Every Rob Zombie Horror Movie, Ranked From Worst to Best
What's in your head? Zombie
Let’s cut to the chase, Rob Zombie is well known for his incredibly hit-or-miss horror movies. He’s certainly got a style—one that can be considered hillbilly or grunge-type horror. And he’s able to capture grotesque and disturbing situations—which usually involve his wife, Sheri Moon Zombie, who he always casts in his horror movies. Something he’s been criticized for time and time again (for good reason too). But maybe you’re crossing your fingers for his upcoming origin movie, The Munsters (2022).
Even though Zombie is problematic in a number of ways, he does have his strengths as a horror director and writer. So, let’s discuss his filmography to see which of his horror films are the worst and which are, without a doubt, the best of his horror releases. Here’s every Rob Zombie horror movie ranked worst to best.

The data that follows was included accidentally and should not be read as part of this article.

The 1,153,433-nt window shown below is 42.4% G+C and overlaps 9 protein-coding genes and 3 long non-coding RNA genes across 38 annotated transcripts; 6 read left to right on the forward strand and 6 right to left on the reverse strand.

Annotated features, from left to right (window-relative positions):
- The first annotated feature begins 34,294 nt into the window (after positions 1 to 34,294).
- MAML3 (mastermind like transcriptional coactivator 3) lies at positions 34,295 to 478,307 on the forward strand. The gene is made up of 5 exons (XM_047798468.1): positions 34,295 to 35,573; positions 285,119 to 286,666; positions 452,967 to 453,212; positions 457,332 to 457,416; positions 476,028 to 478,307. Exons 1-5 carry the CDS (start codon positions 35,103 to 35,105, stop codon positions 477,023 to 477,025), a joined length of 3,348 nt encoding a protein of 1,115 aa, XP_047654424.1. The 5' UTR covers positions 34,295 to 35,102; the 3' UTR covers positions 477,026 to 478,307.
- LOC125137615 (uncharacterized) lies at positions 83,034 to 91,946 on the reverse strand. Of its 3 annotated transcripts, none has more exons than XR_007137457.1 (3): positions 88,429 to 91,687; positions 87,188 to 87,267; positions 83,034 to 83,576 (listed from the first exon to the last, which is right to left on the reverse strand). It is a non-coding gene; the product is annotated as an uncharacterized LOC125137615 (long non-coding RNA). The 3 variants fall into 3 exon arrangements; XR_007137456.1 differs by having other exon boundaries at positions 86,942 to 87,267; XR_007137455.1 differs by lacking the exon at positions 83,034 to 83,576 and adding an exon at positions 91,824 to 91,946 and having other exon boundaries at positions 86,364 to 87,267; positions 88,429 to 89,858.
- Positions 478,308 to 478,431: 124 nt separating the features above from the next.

7. 31 (2016)
Where do I begin with this one? It’s borderline offensive and poorly written. There I said it! 31 (2019) wishes it were more ambitious than it is, but unfortunately, it’s weighed down by the offensive bullshit that’s simply there for shock value.
Let’s start with the few positives. The concept is that a group of outcasts, carnival workers in the ’70s, are forced to play a death game for entertainment. And look, that’s cool enough. Who doesn’t love a good death game? And the warehouse the film takes place in is atmospherically creepy, in that it’s truly disgusting. Additionally, if you like over-the-top gore, it’s got you covered. However, the sloppy writing is hard to ignore. For example, the Black characters are driving in a van with a confederate flag inside, which feels…careless. There are some okay performances, Richard Brake’s Doom-Head stands out. But all in all, this one is the bottom of the barrel.
6. 3 from Hell (2019)